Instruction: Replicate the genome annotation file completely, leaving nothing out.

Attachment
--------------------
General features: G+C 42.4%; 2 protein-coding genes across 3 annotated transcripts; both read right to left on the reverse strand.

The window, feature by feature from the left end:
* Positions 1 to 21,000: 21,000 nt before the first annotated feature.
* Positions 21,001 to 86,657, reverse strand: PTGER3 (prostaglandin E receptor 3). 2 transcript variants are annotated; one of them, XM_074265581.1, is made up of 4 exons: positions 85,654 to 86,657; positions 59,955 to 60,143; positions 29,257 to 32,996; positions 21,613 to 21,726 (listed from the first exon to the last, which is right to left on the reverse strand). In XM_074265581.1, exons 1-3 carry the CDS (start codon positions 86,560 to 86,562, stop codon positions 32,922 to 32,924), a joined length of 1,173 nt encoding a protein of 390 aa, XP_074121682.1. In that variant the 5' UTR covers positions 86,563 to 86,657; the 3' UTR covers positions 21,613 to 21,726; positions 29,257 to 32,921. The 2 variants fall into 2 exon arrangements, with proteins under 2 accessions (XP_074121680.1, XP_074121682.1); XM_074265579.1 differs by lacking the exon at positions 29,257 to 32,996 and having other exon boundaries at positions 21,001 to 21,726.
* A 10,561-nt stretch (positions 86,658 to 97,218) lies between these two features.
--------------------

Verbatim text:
General features: G+C 42.4%; 2 protein-coding genes across 3 annotated transcripts; both read right to left on the reverse strand.

The window, feature by feature from the left end:
* Positions 1 to 21,000: 21,000 nt before the first annotated feature.
* Positions 21,001 to 86,657, reverse strand: PTGER3 (prostaglandin E receptor 3). 2 transcript variants are annotated; one of them, XM_074265581.1, is made up of 4 exons: positions 85,654 to 86,657; positions 59,955 to 60,143; positions 29,257 to 32,996; positions 21,613 to 21,726 (listed from the first exon to the last, which is right to left on the reverse strand). In XM_074265581.1, exons 1-3 carry the CDS (start codon positions 86,560 to 86,562, stop codon positions 32,922 to 32,924), a joined length of 1,173 nt encoding a protein of 390 aa, XP_074121682.1. In that variant the 5' UTR covers positions 86,563 to 86,657; the 3' UTR covers positions 21,613 to 21,726; positions 29,257 to 32,921. The 2 variants fall into 2 exon arrangements, with proteins under 2 accessions (XP_074121680.1, XP_074121682.1); XM_074265579.1 differs by lacking the exon at positions 29,257 to 32,996 and having other exon boundaries at positions 21,001 to 21,726.
* A 10,561-nt stretch (positions 86,658 to 97,218) lies between these two features.